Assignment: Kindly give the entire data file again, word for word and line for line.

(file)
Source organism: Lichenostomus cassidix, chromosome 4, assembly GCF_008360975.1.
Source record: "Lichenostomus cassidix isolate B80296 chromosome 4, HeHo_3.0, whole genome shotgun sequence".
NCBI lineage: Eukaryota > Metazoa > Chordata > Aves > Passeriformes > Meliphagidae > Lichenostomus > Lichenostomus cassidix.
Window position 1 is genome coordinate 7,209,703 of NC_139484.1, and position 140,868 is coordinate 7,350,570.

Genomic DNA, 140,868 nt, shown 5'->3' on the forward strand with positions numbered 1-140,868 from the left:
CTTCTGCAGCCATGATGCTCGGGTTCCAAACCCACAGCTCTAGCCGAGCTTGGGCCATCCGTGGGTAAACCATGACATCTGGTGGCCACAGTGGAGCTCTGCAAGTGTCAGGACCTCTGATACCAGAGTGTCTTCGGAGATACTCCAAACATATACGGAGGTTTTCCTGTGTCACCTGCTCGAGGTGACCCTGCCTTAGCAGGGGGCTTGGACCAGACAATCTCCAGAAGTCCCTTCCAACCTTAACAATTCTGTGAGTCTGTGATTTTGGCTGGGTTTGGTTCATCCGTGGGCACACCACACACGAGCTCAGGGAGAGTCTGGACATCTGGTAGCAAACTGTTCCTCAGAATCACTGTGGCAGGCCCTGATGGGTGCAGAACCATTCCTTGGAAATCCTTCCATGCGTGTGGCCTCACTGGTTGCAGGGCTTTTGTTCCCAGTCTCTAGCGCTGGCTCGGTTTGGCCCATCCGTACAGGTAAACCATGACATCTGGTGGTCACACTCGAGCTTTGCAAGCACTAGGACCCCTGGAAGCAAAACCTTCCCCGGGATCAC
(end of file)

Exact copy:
Source organism: Lichenostomus cassidix, chromosome 4, assembly GCF_008360975.1.
Source record: "Lichenostomus cassidix isolate B80296 chromosome 4, HeHo_3.0, whole genome shotgun sequence".
NCBI lineage: Eukaryota > Metazoa > Chordata > Aves > Passeriformes > Meliphagidae > Lichenostomus > Lichenostomus cassidix.
Window position 1 is genome coordinate 7,209,703 of NC_139484.1, and position 140,868 is coordinate 7,350,570.

Genomic DNA, 140,868 nt, shown 5'->3' on the forward strand with positions numbered 1-140,868 from the left:
CTTCTGCAGCCATGATGCTCGGGTTCCAAACCCACAGCTCTAGCCGAGCTTGGGCCATCCGTGGGTAAACCATGACATCTGGTGGCCACAGTGGAGCTCTGCAAGTGTCAGGACCTCTGATACCAGAGTGTCTTCGGAGATACTCCAAACATATACGGAGGTTTTCCTGTGTCACCTGCTCGAGGTGACCCTGCCTTAGCAGGGGGCTTGGACCAGACAATCTCCAGAAGTCCCTTCCAACCTTAACAATTCTGTGAGTCTGTGATTTTGGCTGGGTTTGGTTCATCCGTGGGCACACCACACACGAGCTCAGGGAGAGTCTGGACATCTGGTAGCAAACTGTTCCTCAGAATCACTGTGGCAGGCCCTGATGGGTGCAGAACCATTCCTTGGAAATCCTTCCATGCGTGTGGCCTCACTGGTTGCAGGGCTTTTGTTCCCAGTCTCTAGCGCTGGCTCGGTTTGGCCCATCCGTACAGGTAAACCATGACATCTGGTGGTCACACTCGAGCTTTGCAAGCACTAGGACCCCTGGAAGCAAAACCTTCCCCGGGATCAC